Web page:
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Finance & Innovation

Want to Protest? This App Will Tell You Where to Go

Flickr/Jim Wenstead

If smartphone technology makes it easier to moderate your personal life — from water consumption, to physical activity, to daily screen time — it also has the capacity to help you become a more engaged Global Citizen. 

Global Citizen is highlighting apps that give them the tools to engage with the global community with nothing more than a smartphone.


It seems like each weekend, cities and towns across the United States have hosted a flurry of protests and demonstrations. 

Spearheaded by the Women’s March on Washington, people both young and old have taken to the streets and airports, have shut down bodegas, and organized dance parties, in support of immigrants, refugees, and other communities marginalized by the Trump administration’s executive orders. 

Read more: 11 Crazy Protests That Really Took Things to the Next Level

Now, there’s an amazingly simple way to educate yourself about protests going on nearby you with the click of a button. 

WeBot is an online messenger app that identifies and informs you of protests in real-time. Released last week, the app matches users with nearby protests by scanning local Facebook events and activities. All it requires is a phone with location detection services, and the Facebook Messenger app. 

The app was designed with the intention of maintaining public pressure on the Trump administration.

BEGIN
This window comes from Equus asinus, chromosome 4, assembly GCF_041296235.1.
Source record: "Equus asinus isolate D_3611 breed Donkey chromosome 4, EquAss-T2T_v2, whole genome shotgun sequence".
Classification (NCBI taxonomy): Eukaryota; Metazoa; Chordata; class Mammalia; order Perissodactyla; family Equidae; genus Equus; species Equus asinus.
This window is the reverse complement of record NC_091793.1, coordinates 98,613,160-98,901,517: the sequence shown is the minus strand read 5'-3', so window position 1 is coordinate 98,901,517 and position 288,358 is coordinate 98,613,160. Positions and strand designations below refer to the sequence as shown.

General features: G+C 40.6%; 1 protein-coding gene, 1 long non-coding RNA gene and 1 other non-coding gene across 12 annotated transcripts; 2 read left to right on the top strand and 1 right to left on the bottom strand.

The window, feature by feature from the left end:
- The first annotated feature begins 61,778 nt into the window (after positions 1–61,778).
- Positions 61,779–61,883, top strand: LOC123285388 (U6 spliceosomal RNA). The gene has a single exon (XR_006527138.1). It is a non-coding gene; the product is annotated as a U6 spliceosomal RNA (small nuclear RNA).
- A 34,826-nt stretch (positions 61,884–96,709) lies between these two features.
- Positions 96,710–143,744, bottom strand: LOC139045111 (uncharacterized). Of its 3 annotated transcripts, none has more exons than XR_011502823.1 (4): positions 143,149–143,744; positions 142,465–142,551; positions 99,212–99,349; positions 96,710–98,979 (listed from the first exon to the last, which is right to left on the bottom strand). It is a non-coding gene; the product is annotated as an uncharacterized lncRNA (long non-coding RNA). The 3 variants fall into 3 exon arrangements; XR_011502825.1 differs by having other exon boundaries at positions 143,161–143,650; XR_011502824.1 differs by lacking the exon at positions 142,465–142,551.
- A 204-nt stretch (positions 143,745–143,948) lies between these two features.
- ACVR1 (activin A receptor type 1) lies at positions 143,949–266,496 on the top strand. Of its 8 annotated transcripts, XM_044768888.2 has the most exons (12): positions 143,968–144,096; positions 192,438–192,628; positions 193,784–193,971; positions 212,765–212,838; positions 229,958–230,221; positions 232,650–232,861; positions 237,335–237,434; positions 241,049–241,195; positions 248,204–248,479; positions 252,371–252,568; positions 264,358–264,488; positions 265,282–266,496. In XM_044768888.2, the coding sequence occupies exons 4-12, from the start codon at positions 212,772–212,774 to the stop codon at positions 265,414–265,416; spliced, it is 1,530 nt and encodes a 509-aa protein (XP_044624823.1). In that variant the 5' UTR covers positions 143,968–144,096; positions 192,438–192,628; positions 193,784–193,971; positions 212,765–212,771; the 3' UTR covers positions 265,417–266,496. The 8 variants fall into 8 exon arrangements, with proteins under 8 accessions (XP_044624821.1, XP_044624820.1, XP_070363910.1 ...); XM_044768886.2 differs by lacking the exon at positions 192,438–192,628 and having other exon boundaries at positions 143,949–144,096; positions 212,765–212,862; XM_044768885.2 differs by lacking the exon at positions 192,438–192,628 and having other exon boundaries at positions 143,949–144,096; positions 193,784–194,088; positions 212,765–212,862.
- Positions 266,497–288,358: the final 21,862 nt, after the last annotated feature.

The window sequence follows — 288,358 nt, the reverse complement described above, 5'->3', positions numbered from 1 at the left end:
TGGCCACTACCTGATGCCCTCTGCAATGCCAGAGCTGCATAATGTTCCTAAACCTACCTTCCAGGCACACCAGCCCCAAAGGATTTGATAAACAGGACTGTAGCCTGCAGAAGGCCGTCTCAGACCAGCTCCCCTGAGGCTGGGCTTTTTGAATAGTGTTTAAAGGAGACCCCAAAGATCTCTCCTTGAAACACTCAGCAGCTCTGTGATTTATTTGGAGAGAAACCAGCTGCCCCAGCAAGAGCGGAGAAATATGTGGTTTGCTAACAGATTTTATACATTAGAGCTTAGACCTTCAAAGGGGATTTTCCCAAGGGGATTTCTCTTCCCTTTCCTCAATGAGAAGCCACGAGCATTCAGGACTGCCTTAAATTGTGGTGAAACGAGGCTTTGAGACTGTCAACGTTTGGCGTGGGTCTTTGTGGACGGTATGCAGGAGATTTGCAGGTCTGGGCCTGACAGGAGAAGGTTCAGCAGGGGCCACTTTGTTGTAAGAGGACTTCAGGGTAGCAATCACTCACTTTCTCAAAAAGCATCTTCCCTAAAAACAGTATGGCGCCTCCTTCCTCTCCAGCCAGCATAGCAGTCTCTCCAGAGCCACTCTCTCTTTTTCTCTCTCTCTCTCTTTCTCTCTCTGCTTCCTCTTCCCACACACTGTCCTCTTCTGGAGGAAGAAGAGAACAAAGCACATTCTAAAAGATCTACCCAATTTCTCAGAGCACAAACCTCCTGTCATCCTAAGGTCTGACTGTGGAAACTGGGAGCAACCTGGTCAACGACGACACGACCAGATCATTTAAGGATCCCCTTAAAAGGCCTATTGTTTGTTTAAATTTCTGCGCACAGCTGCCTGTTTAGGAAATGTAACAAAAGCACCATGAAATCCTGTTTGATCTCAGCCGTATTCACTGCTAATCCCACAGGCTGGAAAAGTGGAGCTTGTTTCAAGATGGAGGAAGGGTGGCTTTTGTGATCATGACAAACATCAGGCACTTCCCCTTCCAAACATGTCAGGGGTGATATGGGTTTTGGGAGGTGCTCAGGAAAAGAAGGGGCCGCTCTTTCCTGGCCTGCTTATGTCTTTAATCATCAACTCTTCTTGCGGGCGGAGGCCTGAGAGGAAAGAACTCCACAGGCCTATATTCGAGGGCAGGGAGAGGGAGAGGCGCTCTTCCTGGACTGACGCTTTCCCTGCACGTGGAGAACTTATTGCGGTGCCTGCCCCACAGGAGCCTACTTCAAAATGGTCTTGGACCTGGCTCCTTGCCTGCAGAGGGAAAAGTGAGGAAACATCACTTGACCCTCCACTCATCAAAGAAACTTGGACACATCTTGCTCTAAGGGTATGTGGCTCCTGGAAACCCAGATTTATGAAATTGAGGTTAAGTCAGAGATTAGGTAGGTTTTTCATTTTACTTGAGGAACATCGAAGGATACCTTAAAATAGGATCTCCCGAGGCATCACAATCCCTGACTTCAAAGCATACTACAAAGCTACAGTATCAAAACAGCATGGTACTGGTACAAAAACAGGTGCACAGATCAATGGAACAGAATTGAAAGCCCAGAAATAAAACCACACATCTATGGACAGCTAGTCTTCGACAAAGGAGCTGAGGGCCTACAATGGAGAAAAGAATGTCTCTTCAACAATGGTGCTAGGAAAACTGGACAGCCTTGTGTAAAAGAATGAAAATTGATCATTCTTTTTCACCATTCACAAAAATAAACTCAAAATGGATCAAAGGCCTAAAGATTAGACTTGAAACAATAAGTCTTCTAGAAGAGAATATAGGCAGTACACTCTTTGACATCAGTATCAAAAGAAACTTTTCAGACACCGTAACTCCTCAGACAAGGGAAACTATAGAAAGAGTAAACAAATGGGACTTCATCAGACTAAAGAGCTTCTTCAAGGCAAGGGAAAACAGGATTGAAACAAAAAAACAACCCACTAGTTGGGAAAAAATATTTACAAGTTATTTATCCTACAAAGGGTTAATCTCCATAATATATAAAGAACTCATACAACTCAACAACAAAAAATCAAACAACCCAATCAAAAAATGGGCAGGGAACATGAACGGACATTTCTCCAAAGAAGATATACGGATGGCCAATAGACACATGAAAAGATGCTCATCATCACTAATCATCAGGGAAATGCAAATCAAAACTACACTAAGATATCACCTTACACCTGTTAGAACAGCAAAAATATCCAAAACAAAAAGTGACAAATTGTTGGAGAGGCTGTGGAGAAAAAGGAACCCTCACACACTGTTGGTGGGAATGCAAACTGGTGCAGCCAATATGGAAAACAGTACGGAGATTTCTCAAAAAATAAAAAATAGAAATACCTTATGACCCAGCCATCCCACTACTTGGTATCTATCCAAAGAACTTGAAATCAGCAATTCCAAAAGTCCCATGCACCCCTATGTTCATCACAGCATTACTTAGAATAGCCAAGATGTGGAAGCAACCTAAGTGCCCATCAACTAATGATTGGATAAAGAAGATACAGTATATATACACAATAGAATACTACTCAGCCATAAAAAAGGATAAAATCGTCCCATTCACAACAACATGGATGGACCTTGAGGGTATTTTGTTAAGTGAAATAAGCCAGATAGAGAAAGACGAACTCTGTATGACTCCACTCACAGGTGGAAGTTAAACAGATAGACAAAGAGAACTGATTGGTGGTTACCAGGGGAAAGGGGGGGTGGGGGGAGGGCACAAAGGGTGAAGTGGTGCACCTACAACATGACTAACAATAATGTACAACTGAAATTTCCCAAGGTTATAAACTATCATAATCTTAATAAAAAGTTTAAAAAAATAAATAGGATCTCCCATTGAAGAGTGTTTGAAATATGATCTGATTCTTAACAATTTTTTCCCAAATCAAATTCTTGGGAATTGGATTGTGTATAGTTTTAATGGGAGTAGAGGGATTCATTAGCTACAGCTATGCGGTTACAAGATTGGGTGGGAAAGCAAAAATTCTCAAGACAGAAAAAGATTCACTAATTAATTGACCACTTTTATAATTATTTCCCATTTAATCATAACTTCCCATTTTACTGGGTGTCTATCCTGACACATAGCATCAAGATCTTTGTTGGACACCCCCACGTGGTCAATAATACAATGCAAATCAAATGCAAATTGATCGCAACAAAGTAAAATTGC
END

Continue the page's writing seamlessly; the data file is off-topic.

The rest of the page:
"After the Muslim ban took effect, people's outrage led them to unify in the streets," Logan Bernard, cofounder of WeBot, told Mashable

"We saw this firsthand in NYC, and wanted to keep this rush of unifying energy going. We felt we could contribute by creating a bot that helps people get organized," he said.

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Read more: Refugees Are Paired with With Volunteer Translators Instantly With This New App

Facebook and other social media services like Twitter have played a major role in supporting protest activity around the world. In the past decade, both the Occupy Wall Street movement and the Arab Spring relied on mobile technology for organizing mass protests in multiple cities at once. 

The Women’s March, which started as a simple Facebook event and spread to more than 4 million people worldwide, again illustrated the power of technology to bring people together and harness shared discontent. 

But, while informational apps like WeBot can help turn smaller events and rallies into mass mobilizations, in-person organizers still do the heavy-lifting. Going to one rally is a start. Sustaining that over a matter of months is where the resistance really finds its legs.